To effectively split the wood into usable pieces, you might need to use a hydraulic splitter or a heavy-duty maul. Additionally, it’s advisable to wear gloves and protective gear to prevent injuries from thorns or splinters that wood may have.

Extended Seasoning Period

seasoning

Locust wood requires a notably long time to properly dry and season, often exceeding a year. Burning the wood that hasn’t been adequately seasoned can lead to reduced heat output, increased smoke, and higher creosote production.

Creosote is a combustible and sticky substance that can accumulate in chimneys or flues, posing a significant fire hazard. It’s important to verify the moisture content of locust wood before burning, ensuring it’s below 20%.

Availability Concerns

Locust wood may not be readily available in some regions, particularly outside North America. Finding locust wood for sale locally can be challenging, and it might come at a higher cost.

Additionally, there may be local regulations governing the harvesting or transportation of the wood, as certain locust tree species are considered invasive or protected in some areas.

Comparison with Other Types

Different Firewood

If you want to compare locust wood with other types of firewood, you can use the following table as a reference. The table shows the BTU rating, weight, and quality of 15 common types of firewood, based on various sources.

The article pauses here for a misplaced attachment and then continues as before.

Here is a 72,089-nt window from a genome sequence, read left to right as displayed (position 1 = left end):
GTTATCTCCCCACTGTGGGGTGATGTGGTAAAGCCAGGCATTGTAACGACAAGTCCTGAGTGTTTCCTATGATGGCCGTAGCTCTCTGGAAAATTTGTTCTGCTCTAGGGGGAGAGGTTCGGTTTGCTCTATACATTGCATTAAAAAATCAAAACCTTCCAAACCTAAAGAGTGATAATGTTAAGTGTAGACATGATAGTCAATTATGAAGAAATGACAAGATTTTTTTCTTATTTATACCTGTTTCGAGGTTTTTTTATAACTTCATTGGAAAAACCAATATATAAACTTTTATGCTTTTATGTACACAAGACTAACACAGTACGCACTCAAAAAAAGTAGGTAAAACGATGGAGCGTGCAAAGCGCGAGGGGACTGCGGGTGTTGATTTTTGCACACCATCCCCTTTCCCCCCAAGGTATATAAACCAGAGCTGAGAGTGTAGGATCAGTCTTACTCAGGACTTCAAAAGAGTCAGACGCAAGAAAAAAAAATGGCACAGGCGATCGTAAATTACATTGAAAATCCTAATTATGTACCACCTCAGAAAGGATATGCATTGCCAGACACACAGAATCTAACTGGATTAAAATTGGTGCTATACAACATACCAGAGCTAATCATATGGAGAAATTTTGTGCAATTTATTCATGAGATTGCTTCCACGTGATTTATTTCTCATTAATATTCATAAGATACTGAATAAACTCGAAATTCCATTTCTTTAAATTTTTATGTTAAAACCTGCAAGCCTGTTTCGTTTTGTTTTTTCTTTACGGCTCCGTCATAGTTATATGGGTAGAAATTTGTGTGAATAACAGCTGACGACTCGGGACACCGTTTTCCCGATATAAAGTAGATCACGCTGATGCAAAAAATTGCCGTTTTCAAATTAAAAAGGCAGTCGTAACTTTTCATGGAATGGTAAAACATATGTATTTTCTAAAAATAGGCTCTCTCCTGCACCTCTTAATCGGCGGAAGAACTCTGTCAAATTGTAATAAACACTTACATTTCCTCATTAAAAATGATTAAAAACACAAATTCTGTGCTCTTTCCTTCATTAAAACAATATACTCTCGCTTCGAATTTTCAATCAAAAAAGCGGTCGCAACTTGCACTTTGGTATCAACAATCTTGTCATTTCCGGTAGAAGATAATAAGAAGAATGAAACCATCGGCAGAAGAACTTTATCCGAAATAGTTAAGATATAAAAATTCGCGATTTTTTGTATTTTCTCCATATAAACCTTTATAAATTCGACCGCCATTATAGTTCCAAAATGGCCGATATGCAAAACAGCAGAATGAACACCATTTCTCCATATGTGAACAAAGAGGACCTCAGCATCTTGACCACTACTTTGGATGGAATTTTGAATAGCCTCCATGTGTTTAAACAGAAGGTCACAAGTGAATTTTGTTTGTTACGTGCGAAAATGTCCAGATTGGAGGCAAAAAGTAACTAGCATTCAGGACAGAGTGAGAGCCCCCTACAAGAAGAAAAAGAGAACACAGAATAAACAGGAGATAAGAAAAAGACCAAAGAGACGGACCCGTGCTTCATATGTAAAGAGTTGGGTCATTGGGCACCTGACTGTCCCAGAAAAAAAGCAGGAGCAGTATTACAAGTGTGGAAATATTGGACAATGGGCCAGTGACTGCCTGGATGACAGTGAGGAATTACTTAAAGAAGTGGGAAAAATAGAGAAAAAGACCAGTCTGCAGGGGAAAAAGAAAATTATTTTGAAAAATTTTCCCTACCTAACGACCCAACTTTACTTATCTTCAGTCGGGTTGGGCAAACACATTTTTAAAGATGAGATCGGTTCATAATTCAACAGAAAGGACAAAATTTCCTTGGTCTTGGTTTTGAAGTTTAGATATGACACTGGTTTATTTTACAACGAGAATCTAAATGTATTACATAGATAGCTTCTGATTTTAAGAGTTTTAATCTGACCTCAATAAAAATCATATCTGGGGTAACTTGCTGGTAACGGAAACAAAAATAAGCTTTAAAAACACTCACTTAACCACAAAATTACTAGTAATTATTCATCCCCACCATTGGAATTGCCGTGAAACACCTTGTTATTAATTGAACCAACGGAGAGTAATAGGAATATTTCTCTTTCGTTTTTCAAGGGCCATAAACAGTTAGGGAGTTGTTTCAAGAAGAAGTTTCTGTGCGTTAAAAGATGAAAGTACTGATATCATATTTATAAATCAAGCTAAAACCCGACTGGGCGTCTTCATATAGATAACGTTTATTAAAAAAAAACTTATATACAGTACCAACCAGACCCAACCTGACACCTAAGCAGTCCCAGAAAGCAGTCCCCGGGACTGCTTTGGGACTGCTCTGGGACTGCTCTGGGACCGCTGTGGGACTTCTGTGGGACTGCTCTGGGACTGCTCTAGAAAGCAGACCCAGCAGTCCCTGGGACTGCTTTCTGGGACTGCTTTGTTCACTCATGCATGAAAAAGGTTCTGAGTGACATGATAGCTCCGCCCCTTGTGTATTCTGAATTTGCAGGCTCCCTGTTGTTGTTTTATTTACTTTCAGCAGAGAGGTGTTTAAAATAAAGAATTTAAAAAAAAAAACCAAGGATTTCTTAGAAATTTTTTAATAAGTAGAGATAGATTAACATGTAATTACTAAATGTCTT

The quality is rated from 1 (poor) to 4 (high), based on factors such as heat output, burn time, smoke, sparks, splitting, seasoning, and availability.

Rank Species BTUs Weight/Cord (lbs) Quality
1 Black Locust 27.9 4028 4
2 Hickory 27.7 4016 4
3 Oak (White) 26.4 4200 4
4 Honey Locust 26.7 3796 4
5 Beech 26.8 3844 4
6 Ash 24.2 3180 4
7 Mulberry 25.8 3588 4
8 Black Cherry 20.4 2740 3
9 Maple (Hard) 23.9 3340 3
10 Black Walnut 22.2 3140 3
11 Birch 20.8 2936 2
12 Sycamore 24.1 2804 2
13 Maple (Soft) 19 2692 2
14 Elm 20 2804 2
15 Pine (Southern Yellow) 22 2884 2

As you can see from the table, locust wood ranks among the top types of firewood in terms of heat output, weight, and quality. However, you may also want to consider other factors, such as the availability, cost, and personal preference of the firewood you choose.

Effective Ways to Season, , and Store the Wood

If you decide to use locust wood as firewood, you need to follow some steps to ensure that you get the best results from your firewood.

1. Seasoning Wood

  • Purpose: Seasoning reduces the wood’s moisture content, enhancing its burn quality.
  • How-To: Cut the wood into 16 to 18-inch (40 to 45 cm) pieces. Stack them in a sunny, airy spot. Cover the top with a tarp or a roof for protection against rain or snow, but keep the sides open for ventilation.
  • Duration: Season for at least one year or until moisture content is below 20%.